Contents An Essay Of Sorts: Reflections on "Programming Under The Wizard's Spell."

Jerry Pournelle

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Saturday, July 25, 1998

Revisions and additions:

Saturday, April 01, 2000

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My big problem with the movie PI is that I don't know how much the director wants me to take seriously: that is, since most of the movie is wrong (you don't repair computers with a quarter inch drill), am I supposed to believe that the computer shown in the movie is real, or am I to understand that everything in the picture is symbolic and probably happened only in the mind of the character?

I have the same problem with the article "Programming Under The Wizard's Spell" in the current Harper's. Fortunately the article is a reprint from Salon, so you can read it yourself if you like. Ellen Ullman, who purports to be a UNIX Wizard, and who fills the article with references to "we programmers" waxes euphoric over buying Linux instead of an upgrade to NT 3.51. She wanted software for an extra machine on which to install her clients' software. Remember that word client. We will meet it again.

She went to the store to get an upgrade to NT 3.51 Server. About time, too, given that this was May 1998. When it came down to it, though she "committed an act of technological rebellion" and bought Linux instead. Then she went home and began "by ridding my system of Microsoft." This wasn't easy, but "all that is only a challenge for a determined engineer." Her system wasn't working well, and she'd long since lost the original start-up disk, she says. It took two hours to delete NT 3.51. Two hours.

And here's my problem: how much of that am I to take seriously? That a professional programmer, one who has clients, has let her system get so badly mismanaged that much of it doesn't work, but she still uses it for client software? That it takes her two hours to uninstall NT? Gosh. If I need to do that, I can either boot in DOS and do "Format C:" or Fdisk; if it's all NTFS I'd need to do a low level disk format. Either way it doesn't take any two hours. Now if I were reinstalling NT I might not want to scrub down to bare wood like that since I'd have to reinstall all the software, but she was changing operating systems: surely, if one is changing to Linux from NT Server 3.51, one doesn't expect any applications to survive? But she had "the feel of Keir Dullea turning off the keys to HAL's memory core," but with the sign reversed: she was making her system smarter, not dumber.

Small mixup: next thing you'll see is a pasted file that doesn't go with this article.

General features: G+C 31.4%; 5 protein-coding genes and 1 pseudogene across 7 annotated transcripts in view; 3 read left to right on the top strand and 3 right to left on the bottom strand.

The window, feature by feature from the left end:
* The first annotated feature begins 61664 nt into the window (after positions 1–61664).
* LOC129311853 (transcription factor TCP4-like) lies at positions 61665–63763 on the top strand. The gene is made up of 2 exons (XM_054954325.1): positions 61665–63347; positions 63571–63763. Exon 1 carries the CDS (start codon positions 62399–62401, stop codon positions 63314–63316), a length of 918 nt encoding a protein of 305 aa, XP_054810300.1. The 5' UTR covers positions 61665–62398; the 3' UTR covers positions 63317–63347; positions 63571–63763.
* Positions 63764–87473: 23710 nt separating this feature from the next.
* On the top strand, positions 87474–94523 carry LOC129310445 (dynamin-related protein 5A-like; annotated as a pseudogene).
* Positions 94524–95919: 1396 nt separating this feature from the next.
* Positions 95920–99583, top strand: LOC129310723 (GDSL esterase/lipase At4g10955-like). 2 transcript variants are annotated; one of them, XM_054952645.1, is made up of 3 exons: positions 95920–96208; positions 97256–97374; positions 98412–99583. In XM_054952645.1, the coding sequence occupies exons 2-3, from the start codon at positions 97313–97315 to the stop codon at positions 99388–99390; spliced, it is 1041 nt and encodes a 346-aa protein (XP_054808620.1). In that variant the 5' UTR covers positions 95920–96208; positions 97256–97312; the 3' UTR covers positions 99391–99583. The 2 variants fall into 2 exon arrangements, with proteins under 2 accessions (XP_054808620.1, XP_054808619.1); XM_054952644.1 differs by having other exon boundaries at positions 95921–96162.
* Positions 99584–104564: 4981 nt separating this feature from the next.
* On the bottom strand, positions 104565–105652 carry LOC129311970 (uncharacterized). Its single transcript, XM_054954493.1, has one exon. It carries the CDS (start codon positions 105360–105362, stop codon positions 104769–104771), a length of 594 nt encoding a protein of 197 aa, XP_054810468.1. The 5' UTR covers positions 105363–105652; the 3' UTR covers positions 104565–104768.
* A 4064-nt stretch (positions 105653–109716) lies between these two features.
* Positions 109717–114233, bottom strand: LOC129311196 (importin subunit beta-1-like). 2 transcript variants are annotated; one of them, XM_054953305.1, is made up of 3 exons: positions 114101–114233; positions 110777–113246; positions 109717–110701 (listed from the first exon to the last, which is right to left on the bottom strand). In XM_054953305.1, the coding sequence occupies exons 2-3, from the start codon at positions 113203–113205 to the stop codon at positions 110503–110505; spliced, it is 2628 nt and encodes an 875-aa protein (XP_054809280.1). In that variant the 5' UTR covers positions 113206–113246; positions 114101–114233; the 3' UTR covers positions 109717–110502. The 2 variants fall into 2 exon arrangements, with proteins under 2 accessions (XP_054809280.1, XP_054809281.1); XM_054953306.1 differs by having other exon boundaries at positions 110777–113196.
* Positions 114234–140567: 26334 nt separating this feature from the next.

As I say, how am I to take this? It's a confession of incompetence if taken literally. If taken symbolically, then what else is she saying that is symbolic but not real?

For instance, she really and truly resents the "My Computer" icon in Windows. She admits she knows you can rename it, but "even if you change the name, the damage is done: it's how you are encouraged to think of the system." Whatever that means. Once again, how am I supposed to take that? That this computer professional is so addled that having seen the name "My Computer" on an icon she's perfectly capable of renaming she is now so damaged that she can't really work on an NT system? It's what she says, but if you believe it, you surely wouldn't want to hire her.

And there's a lot more. A long diatribe against programming Wizards. (I bet she was not opposed to CASE tools back when we called them that; but then they had a more mysterious sound, didn’t they?) She is horrified that you might write programs when you don't really understand what's going on. Is that the part of the essay I am to take seriously? Because I doubt she understands the real innards of chips down to quantum level. I surely don't. The fact is we all use systems we don't entirely understand. It's part of the complexity of civilization. Specialization makes civilization possible. I don't understand my own body down to the cellular level, but I go on using it, and I doubt I will ever try to learn do it yourself brain surgery.